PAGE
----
Yes, I gripe a lot about hosting the family for Thanksgiving. But Christmas is another matter altogether. I don’t mind hosting our big family get-together at all. There’s no sit-down meal, gifts abound – and the food possibilities are far more interesting.
But it’s the people who really matter.
When I was little, my grandmother held Christmas Eve parties in the basement of her downriver bungalow every year. We would drive along Grand River Avenue to Grandma and Grandpa’s house in the weak afternoon light.
The house was always hopping. Grandma was running up and down the stairs, working the kitchen and basement stoves at once – and not always in the best of spirits early in the party. It was crunch time for her. My three siblings and I clambered down to the basement to see our six cousins, Grandpa, aunts and uncles and great aunts and uncles. We kids were all about the same age, so it was a rollicking good time. We would tear off our shoes and scream around on the shiny basement floor in our socks.
We were a tad noisy.
But the adults didn’t mind. They were pretty loud, too. My mother’s family didn’t get together often, so Christmas Eve was all about catching up with the relatives we adored (and sizing up the ones we didn’t). Some drank a few beers and others had a strangely named drink called a "highball." I’m still not so sure what THAT was, but the drinks made them quite merry.
The adults didn’t change much over time. The kids always had the same faces, but we grew different each year. We all moved on from wearing generic kids’ clothing and haircuts to developing our own styles and interests. Over the years, we became people. Individuals. It was interesting to watch my cousins grow up.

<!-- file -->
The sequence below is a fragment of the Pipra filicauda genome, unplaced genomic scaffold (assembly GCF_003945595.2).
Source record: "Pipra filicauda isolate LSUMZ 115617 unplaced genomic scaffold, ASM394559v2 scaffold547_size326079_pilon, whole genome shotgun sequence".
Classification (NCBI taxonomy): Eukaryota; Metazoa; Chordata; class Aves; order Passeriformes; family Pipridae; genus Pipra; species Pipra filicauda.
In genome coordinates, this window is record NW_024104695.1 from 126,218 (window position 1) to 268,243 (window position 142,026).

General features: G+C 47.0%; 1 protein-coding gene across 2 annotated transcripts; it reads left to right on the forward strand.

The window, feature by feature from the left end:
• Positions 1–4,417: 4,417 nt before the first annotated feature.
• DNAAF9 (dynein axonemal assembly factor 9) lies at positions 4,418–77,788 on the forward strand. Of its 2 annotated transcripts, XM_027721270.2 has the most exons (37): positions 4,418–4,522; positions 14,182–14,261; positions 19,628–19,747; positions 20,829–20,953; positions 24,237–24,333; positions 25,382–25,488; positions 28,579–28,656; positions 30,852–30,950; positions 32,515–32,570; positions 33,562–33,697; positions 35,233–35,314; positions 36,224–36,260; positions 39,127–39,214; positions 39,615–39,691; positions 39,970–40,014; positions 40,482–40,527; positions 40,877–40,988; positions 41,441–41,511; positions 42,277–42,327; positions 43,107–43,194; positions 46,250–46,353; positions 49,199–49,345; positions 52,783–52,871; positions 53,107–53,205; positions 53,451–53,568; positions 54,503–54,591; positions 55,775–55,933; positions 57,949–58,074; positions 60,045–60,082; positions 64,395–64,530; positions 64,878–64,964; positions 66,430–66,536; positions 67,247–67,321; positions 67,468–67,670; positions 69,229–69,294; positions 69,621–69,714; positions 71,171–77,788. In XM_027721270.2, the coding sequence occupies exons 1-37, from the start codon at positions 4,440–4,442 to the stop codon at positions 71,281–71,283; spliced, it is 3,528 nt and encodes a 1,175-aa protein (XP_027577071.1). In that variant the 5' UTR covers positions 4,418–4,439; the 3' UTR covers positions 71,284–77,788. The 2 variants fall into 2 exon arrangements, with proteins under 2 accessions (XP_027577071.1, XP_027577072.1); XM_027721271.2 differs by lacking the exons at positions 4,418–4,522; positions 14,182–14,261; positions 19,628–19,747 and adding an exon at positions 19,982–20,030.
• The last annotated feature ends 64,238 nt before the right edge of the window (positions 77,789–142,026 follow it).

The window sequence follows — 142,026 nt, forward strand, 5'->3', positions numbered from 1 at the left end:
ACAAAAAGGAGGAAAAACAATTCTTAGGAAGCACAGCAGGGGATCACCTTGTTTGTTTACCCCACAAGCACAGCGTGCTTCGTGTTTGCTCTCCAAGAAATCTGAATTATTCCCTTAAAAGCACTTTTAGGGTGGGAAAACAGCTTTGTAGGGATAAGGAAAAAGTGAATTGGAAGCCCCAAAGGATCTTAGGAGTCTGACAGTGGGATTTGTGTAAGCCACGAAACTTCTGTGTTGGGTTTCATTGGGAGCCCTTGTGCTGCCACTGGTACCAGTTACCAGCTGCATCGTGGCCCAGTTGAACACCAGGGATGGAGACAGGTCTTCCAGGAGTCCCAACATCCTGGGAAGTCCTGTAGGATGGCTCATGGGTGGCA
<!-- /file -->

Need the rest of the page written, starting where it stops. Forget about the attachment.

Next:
There were traditions. Grandma always leapt up a third of the way through the meal yelling, "Oh, I forgot my buns!" The adults exchanged gag gifts and laughed themselves silly, often unable to show us kids what they were laughing about. By the end of the evening we’d received piles of presents and Grandma could finally relax and joke with us, usually with a saucy twinkle in her eye.
On the way home we would enjoy the twinkling lights lining Grand River and sing Christmas carols.
I really loved those parties. They ended when Grandma got a little too old to run up and down those stairs. And then she and Grandpa passed away. Their cute bungalow was sold to strangers.
In recent years I’ve hosted the big family shindig on Christmas Eve, and I’m hoping this will be the best one ever. In the last 10 years, my sister and brother have moved back to Michigan – along with their kids and even their kids’ kids. My sister is travelling from Virginia, and we will have over 25 people at my house!
I’ll probably be a little grumpy when everyone arrives, as it will be my crunch time. But I’ll get merry after a while. And I won’t even need a highball.
There will only be five mall kids running around and tearing up the toy box, but my girls will adore having kids their own age to play with, seeing their exciting older girls cousins and unwrapping the piles of toys I predict will come through the door. I’m sure it will be utter chaos. But it will be so much fun.
And sometime that night, I’ll think about Grandma and how hard she worked to make Christmas special for us. And I’ll be sure to thank her for getting our tradition started so many years ago.